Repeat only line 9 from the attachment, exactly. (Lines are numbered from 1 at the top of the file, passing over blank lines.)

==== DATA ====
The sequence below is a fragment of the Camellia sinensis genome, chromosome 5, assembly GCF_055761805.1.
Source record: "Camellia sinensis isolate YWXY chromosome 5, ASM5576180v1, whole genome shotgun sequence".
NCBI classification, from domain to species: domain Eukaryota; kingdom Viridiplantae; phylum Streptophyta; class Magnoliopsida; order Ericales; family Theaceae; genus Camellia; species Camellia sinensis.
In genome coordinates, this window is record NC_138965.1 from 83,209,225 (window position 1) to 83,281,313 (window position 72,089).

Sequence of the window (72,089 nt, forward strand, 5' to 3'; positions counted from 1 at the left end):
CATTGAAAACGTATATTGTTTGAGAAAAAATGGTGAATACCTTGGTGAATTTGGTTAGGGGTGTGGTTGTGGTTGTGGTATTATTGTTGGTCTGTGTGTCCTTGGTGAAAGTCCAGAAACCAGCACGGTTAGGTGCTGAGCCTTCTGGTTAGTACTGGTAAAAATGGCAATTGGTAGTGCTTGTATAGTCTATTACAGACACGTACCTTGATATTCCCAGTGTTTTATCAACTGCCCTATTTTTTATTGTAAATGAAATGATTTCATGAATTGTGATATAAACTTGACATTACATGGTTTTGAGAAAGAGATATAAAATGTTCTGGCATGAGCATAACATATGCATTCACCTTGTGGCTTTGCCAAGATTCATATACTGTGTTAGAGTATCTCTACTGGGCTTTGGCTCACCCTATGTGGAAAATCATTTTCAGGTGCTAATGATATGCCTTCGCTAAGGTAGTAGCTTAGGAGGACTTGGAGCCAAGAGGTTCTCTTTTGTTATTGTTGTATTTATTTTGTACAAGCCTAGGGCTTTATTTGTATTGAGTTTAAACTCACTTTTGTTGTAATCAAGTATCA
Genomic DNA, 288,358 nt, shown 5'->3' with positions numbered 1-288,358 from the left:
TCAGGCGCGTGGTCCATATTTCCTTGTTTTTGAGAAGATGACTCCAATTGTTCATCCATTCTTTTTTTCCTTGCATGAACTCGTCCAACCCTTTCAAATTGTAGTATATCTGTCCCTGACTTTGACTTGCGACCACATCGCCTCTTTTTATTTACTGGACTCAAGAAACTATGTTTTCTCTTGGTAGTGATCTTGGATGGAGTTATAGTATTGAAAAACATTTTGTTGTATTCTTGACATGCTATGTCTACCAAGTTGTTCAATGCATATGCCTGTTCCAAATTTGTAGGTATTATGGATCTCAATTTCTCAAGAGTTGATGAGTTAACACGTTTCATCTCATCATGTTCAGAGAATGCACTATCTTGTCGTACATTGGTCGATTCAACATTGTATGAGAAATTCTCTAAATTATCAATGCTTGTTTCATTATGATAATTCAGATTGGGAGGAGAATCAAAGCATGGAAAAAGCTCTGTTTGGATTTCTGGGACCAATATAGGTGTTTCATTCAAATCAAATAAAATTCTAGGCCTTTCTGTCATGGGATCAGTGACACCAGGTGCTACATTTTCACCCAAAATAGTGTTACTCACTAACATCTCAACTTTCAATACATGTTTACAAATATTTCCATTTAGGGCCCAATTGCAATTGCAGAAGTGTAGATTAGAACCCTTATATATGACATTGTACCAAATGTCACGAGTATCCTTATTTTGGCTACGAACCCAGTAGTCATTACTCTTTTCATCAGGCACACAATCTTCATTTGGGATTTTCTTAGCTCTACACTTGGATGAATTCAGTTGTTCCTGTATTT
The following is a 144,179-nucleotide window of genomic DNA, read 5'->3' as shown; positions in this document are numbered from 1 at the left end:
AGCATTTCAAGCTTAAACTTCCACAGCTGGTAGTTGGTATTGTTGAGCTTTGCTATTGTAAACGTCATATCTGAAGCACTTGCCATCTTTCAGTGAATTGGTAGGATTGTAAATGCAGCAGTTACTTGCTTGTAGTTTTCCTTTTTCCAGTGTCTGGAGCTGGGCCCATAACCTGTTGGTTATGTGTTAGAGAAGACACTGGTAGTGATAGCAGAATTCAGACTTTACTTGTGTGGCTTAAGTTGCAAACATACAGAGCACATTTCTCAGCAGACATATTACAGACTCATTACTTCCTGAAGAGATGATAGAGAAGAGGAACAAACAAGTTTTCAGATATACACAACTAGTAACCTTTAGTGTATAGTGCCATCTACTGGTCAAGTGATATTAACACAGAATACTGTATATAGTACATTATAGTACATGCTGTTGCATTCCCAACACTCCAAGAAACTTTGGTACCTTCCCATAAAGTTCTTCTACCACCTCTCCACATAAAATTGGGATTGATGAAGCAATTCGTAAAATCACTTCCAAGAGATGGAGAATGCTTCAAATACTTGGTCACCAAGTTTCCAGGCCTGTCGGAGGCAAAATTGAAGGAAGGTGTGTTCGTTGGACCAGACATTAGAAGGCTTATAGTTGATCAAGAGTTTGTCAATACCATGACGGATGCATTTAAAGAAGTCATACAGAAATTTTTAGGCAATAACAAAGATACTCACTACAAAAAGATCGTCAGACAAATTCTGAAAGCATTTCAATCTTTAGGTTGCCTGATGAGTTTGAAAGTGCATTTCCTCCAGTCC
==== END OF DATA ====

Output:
The following is a 144,179-nucleotide window of genomic DNA, read 5'->3' as shown; positions in this document are numbered from 1 at the left end: